(This post first appeared on July 18, 2011. -- sdh )
Last week, my wife and I snuck away into the mountains. I packed only one book. The plan was to read the land—penstemon, aster, Indian paintbrush, lupin, aspen, lodgepole, spruce—and come back to the books and e-mails and blogs after a few days completely offline.
But in the lodge where we stayed two nights, the sign for the “Library” caught my eye, and I couldn’t resist a quick inventory of the shelves.
In retrospect, it makes sense: the lodge is kind of a toney place, and the library is stacked by or for the toney sorts who frequent it (this was my first time, and it’s hard to imagine when I’ll have the money to come back). The books fell into four categories: business books (art of the deal etc), mystery/intrigue novels (Tom Clancy et al), children’s books, and accidents. The business books took up most of the three-shelf library. The accidents were comprised by To Kill A Mockingbird, a book about Copernicus, and a Peterson’s Field Guide to stars and constellations—and I imagined these being left by elderly guests.
There was not a single book of poetry, nor a book that contained a poem—and though this was not a surprise, I thought about leaving behind the copy of Wind in a Box I’d brought along or the recent issue of New South I found in the car when we were unpacking, but I wanted to keep these books, and in general I’m averse to leaving behind or even giving away a book.Still, the idea has stuck with me, like any number of YouTube clips in which an author installs his or her own book on the shelves of a Barnes and Noble.
(See also: this.)
Here, it seems to me—however much anyone would say it’s just about getting seen—that this guerrilla placement, moraying on the sharks of distribution, is basically a way inserting oneself into some representation of authority or taste. To place one’s book this way—especially a title published by a smaller, independent press, or even a self-published title—is to make a statement about the book’s worth, even if it gives the particular bookstore too much credit. (Does anyone do this at The Strand?)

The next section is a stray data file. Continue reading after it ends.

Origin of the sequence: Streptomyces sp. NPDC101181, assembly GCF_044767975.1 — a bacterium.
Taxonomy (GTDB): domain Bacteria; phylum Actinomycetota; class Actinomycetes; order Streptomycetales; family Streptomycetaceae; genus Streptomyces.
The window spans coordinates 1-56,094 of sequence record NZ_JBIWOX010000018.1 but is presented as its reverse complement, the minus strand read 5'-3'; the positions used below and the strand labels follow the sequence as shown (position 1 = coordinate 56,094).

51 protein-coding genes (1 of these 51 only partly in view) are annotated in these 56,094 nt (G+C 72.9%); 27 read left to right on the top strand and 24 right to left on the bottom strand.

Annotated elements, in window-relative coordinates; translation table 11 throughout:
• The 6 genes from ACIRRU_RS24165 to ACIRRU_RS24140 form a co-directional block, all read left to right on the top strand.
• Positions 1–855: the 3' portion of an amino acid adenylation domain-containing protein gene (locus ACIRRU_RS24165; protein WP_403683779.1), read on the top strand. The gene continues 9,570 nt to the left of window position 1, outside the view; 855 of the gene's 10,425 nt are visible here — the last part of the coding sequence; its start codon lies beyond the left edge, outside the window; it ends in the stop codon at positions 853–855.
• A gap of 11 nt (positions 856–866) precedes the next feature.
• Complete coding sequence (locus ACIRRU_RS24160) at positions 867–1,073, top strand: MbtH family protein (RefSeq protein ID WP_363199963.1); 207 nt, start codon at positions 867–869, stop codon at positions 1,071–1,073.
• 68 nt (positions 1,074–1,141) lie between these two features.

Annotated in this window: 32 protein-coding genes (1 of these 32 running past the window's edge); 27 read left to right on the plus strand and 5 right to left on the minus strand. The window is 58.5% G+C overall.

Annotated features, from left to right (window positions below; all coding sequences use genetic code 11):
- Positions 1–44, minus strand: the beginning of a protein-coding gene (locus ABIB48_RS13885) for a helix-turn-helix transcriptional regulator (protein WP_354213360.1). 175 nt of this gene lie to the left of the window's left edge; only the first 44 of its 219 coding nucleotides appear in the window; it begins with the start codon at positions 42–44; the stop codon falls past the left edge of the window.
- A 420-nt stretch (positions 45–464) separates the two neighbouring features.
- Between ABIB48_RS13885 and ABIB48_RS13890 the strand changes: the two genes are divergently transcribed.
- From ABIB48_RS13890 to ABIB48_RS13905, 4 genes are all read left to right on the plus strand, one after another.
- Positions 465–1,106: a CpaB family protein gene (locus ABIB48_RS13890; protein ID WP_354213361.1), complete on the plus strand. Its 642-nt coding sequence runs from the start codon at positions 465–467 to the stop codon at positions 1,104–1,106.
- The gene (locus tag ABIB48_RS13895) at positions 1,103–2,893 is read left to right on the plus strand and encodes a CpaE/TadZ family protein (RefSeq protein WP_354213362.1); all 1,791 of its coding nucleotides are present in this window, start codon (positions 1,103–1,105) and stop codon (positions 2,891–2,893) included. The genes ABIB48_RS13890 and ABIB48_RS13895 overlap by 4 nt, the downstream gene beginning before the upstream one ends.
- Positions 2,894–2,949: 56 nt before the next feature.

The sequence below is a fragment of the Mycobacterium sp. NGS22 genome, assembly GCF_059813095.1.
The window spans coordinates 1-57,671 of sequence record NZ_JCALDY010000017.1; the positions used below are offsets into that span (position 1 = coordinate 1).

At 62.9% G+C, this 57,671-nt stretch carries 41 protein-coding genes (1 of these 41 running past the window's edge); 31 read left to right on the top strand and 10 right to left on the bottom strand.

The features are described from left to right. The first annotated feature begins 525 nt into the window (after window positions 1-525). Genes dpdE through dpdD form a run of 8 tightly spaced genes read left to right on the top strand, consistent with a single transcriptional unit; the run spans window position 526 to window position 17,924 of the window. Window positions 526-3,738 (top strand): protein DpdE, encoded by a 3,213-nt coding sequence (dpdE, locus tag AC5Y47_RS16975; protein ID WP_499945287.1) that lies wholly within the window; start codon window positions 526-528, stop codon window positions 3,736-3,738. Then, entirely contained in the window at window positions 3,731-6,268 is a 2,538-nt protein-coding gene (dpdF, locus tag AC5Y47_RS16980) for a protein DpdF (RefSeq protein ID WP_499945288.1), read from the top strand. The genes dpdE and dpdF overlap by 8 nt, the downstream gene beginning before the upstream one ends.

Inserting a book into the lodge library would not exactly be the same thing, but I think my impulse responds to some of the same desires—to see what is most valuable to me represented in some index of power—though it may also be implicated in my assessment of the lodge’s hospitality, my asking whether the place had everything I might need to be comfortable.
If I go back, if I leave a book there, will it be an act of valuation? Will it be a gesture, however likely to be lost or erased, to the next poet who stays there?
What would I leave behind?
On the drive down the other day, I thought about shipping the lodge a box of back issues of Copper Nickel—after all, the lodge has all these wonderful wooden buffalo carvings that would be nicely rhymed by the Copper Nickel logo—or sending them a gift subscription to Kenyon Review (on whose blog I’ve been thinking about books lately) or finding at my office the stack of duplicate and orphaned copies of books I often teach.
Though I wonder what the staff of the lodge would actually do with a box of poetry books if they have a library completely bereft of them in the first place?
I’m packing up to move, for a few months, across the country. I’m going to pack an “extra” book or two in the spare-tire well, to plant in just such a place—if not in a hotel or lodge library, then maybe in some public library, maybe even in my home town, which I’ll pass through in a few weeks.
A list of titles that might be appropriate to install in the cities and towns I’ll pass through soon (and so, a kind of mix tape for the road):
- Denver, Colorado: John Ashbery, The Mooring of Starting Out
- Hays, Kansas: Larissa Szporluk, Isolato
- Kansas City, Missouri: Honorée Fanonne Jeffers, The Gospel of Barbecue
- Columbia, Missouri: Hadara Bar-Nadav, A Glass of Milk to Kiss Goodnight
- St. Louis, Missouri: Tara Betts, Arc & Hue
- Paducah, Kentucky: Kyle Dargan, Logorrhea Dementia
- Clarksville, Tennessee: Noah Eli Gordon, Novel Pictorial Noise
- Nashville, Tennessee: Adrian Matejka, Mixology,
- Chatanooga, Tennessee: Brian Barker’s The Black Ocean
- Fort Payne, Alabama: Martha Ronk, In A Landscape of Having to Repeat
- Gadsden, Alabama: J. Michael Martinez, Heredities & April Bernard, Blackbird Bye Bye
- Atlanta, Georgia: Kathleen Graber, The Eternal City